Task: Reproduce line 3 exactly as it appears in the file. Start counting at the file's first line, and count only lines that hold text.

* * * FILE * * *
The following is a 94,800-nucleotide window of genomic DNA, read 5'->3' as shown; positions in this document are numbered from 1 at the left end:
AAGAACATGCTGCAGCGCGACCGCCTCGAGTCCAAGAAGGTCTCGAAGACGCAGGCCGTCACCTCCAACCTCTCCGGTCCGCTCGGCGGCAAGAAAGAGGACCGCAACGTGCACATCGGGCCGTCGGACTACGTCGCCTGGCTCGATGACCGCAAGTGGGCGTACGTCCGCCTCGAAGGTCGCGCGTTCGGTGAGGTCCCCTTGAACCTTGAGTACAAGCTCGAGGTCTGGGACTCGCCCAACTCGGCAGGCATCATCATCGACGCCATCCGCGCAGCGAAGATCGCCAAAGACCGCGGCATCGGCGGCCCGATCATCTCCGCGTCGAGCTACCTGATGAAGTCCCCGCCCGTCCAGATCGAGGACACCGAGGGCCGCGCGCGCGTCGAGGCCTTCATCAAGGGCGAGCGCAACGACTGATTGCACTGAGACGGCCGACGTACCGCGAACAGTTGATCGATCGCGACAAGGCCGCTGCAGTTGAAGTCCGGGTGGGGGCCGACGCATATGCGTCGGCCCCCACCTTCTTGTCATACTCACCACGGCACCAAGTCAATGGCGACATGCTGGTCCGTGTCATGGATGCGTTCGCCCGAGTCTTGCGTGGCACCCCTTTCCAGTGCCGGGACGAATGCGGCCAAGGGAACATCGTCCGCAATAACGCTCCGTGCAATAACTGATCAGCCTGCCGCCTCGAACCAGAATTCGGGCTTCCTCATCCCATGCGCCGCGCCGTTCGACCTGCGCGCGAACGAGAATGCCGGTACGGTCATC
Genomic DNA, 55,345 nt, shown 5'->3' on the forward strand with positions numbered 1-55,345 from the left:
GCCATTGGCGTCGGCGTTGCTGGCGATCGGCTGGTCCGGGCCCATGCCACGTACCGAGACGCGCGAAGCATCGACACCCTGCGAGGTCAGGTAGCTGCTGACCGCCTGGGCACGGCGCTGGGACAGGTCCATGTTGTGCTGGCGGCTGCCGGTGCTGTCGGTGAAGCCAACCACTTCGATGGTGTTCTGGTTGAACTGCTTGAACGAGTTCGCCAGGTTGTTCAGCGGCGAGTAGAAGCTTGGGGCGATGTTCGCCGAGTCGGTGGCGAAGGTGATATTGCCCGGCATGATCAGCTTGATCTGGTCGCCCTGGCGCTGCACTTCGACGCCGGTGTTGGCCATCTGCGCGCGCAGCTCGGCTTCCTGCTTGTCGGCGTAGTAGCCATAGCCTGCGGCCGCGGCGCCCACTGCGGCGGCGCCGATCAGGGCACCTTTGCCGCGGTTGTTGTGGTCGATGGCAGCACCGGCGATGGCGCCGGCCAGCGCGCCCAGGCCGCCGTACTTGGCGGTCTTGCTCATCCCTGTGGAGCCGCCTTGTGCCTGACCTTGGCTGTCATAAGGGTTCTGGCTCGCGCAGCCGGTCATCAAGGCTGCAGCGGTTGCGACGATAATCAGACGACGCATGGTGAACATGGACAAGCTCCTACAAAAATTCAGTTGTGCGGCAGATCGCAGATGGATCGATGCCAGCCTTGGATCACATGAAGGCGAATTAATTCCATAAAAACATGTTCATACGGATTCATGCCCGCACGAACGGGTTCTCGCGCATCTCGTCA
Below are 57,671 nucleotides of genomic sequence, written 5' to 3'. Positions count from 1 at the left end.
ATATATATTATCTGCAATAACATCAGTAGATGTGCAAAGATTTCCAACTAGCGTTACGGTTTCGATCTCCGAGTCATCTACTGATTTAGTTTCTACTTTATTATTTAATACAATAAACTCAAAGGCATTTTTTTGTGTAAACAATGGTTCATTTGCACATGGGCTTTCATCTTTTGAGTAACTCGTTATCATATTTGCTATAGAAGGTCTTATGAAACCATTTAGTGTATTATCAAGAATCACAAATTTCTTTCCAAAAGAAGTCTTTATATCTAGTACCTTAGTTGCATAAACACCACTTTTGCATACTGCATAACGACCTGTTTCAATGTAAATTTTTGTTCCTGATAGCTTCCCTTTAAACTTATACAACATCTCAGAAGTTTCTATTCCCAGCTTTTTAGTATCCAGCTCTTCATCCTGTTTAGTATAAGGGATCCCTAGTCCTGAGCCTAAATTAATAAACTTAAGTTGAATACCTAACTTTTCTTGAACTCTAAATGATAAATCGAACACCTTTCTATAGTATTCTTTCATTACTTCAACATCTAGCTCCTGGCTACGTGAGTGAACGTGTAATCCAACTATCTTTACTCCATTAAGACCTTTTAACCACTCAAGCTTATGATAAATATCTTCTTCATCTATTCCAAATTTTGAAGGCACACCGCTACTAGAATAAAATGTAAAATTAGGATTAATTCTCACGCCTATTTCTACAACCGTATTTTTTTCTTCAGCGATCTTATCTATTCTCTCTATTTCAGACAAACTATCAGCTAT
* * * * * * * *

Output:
Genomic DNA, 55,345 nt, shown 5'->3' on the forward strand with positions numbered 1-55,345 from the left: